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Wednesday, April 21, 2004
Django's record store RIP
I was downtown on Thursday, meandering towards Ground Kontrol, when I discovered Django's empty and vacant. Admittedly, I hadn't shopped there in years but it still came as a shock. This was the store where I cut my teeth on hundreds on $8 CDS. And now it's gone f-o-r-e-v-e-r.
Back in the day, it was one of the few west side stores in Portland that sold used music. After being weaned on a steady diet of mall outlets like Sam Goody, Django's was like a blast of stale, hash-scented air. Dozens of pine bins offered thousands of cheap CDs and records. The walls were covered in hundreds on vintage posters stamped with images ranging from obscure spaghetti westerns to the Sonic Youth. Django's was a virtual paradise for a greasy teenager seeking refuge from Z100 rancorous soundscapes.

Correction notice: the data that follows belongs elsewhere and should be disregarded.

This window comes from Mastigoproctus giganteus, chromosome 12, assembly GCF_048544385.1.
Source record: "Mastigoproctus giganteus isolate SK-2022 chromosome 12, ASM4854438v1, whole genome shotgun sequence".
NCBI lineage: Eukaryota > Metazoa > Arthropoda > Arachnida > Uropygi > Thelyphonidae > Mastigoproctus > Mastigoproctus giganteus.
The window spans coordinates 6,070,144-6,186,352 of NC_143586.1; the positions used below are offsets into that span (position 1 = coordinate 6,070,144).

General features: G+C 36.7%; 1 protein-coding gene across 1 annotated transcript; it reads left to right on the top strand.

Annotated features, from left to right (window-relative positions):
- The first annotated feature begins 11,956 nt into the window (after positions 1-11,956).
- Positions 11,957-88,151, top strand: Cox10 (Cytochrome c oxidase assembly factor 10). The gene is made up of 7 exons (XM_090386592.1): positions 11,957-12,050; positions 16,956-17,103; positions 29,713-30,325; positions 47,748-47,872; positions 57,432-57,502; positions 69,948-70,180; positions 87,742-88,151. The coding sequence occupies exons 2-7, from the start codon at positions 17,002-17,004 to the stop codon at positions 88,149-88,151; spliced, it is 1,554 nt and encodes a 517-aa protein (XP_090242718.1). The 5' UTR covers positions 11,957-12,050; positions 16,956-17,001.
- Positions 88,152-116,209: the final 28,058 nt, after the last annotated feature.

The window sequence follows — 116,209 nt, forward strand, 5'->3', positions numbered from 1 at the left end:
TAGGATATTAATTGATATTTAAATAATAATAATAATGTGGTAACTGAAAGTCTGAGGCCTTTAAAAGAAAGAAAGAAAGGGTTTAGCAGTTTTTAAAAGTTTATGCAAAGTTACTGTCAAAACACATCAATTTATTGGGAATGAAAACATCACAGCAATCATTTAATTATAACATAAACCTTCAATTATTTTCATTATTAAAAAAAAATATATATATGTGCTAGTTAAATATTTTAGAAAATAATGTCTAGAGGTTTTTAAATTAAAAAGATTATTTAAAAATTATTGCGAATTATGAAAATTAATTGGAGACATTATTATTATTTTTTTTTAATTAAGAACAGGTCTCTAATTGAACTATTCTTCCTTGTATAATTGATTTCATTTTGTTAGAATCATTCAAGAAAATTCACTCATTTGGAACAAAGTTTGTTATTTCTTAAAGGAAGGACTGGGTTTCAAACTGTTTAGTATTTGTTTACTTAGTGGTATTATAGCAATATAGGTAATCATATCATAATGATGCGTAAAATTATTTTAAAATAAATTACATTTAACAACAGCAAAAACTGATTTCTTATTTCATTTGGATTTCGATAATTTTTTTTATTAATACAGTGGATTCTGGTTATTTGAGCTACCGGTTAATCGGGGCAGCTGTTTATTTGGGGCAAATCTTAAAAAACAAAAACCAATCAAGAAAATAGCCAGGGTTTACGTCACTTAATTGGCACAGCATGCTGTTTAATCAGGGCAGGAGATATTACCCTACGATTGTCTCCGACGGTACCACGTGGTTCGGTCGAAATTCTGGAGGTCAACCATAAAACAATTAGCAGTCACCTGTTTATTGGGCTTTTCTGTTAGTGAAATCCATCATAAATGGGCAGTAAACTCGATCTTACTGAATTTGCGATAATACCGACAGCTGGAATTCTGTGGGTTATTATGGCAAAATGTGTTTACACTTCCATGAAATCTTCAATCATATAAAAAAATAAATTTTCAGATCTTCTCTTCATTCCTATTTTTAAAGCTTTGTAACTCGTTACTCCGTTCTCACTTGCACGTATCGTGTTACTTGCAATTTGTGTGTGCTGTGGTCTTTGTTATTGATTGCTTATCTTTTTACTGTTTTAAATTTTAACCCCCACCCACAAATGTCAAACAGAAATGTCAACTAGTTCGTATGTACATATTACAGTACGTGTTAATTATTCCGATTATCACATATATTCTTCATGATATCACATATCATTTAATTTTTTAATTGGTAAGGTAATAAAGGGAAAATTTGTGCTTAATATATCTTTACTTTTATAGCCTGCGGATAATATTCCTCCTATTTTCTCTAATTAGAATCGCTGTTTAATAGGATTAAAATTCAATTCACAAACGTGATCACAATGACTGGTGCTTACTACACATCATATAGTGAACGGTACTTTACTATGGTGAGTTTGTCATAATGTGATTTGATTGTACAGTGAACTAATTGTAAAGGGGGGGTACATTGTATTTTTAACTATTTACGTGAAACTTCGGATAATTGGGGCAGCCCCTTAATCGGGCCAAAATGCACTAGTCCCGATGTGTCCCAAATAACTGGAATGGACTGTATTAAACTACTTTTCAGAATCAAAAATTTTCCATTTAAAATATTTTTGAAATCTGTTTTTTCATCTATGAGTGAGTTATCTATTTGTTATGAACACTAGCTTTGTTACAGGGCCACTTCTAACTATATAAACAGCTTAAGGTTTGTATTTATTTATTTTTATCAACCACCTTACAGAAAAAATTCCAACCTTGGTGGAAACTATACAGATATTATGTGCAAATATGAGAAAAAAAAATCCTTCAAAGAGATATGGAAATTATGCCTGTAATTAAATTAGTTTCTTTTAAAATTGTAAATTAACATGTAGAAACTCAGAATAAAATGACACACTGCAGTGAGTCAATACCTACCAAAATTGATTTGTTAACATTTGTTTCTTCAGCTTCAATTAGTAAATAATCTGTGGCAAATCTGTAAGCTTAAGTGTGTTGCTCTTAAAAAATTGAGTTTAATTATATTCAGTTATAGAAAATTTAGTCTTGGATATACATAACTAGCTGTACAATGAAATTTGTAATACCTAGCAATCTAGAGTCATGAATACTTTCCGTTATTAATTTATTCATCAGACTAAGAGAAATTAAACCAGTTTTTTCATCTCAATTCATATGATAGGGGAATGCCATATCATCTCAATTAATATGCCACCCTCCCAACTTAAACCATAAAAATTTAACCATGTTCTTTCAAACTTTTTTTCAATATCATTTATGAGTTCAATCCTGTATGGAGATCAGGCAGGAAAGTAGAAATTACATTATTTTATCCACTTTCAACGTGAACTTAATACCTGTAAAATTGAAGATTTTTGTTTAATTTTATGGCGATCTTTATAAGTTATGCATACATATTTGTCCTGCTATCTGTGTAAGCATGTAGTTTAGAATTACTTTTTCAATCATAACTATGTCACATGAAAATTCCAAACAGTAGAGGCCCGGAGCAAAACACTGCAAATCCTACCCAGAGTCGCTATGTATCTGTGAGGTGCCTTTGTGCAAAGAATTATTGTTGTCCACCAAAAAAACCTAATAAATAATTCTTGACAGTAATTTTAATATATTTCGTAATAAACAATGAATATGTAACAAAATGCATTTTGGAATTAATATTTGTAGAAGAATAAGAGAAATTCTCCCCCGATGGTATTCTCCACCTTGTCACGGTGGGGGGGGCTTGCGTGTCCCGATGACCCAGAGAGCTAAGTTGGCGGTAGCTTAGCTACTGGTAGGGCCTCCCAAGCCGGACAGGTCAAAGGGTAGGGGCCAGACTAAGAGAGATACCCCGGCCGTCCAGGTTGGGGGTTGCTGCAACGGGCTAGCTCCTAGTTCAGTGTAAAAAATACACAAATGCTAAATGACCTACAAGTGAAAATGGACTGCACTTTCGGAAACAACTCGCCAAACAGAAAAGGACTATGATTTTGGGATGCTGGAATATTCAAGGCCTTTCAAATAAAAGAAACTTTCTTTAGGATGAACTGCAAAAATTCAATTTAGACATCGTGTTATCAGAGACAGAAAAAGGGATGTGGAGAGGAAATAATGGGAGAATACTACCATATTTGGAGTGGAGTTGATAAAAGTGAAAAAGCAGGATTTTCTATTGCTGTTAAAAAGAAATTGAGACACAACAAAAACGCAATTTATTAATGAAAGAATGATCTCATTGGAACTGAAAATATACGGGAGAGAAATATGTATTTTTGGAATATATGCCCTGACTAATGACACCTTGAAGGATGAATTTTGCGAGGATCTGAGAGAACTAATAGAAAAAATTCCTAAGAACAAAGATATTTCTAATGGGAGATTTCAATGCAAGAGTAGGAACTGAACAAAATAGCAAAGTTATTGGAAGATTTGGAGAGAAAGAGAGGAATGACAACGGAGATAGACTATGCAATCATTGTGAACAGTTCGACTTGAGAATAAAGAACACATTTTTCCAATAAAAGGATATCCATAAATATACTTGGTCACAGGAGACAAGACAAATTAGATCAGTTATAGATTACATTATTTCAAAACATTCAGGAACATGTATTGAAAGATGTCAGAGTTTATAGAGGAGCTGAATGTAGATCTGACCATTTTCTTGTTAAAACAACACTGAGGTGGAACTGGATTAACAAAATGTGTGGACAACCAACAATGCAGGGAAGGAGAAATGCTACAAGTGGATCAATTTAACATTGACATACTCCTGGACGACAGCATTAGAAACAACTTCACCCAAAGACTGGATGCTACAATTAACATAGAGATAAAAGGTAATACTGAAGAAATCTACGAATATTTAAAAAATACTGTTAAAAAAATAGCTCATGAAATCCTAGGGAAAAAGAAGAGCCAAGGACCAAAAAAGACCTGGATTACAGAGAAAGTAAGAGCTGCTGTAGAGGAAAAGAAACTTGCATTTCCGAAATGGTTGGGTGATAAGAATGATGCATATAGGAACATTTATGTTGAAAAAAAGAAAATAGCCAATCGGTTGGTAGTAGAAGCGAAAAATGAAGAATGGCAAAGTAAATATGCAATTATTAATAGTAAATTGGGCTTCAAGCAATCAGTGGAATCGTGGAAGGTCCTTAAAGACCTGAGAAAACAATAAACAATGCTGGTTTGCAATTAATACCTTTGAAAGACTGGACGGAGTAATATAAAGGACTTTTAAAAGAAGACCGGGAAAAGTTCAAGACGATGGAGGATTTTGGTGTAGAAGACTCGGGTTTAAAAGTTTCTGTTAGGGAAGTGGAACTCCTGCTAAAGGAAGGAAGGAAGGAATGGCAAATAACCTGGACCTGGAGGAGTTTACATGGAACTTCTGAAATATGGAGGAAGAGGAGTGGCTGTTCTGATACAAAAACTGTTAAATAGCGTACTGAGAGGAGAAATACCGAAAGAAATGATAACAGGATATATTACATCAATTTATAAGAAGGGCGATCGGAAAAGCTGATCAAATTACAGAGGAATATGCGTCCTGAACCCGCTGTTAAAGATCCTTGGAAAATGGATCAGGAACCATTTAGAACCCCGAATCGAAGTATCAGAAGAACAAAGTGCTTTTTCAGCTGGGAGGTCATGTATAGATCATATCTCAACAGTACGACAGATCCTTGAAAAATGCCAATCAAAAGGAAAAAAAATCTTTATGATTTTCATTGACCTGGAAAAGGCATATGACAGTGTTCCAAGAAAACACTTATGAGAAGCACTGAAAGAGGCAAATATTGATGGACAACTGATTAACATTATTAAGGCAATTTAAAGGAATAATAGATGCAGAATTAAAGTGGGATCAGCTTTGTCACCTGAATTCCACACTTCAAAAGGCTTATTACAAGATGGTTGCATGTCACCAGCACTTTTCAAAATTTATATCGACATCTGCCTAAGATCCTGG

Then, sometime in the mid '90s, Everyday Music opened on Burnside offering an even larger bounty of used music. Django's clientele fled up the street and it was eventually sold to a larger "independent" conglomerate of record stores. After the trade, the interior was remodeled and its worn, garage sale ambience was traded for a slick white walls and a smaller stock. In short, it looked and felt like a Tower Records.
Was Django's killed off by all those nasty P2P music traders out there? Maybe but perhaps it's for the best. The new Django's was practically a parody of its former self. Still, this little record store deserves at least an 8-gun salute.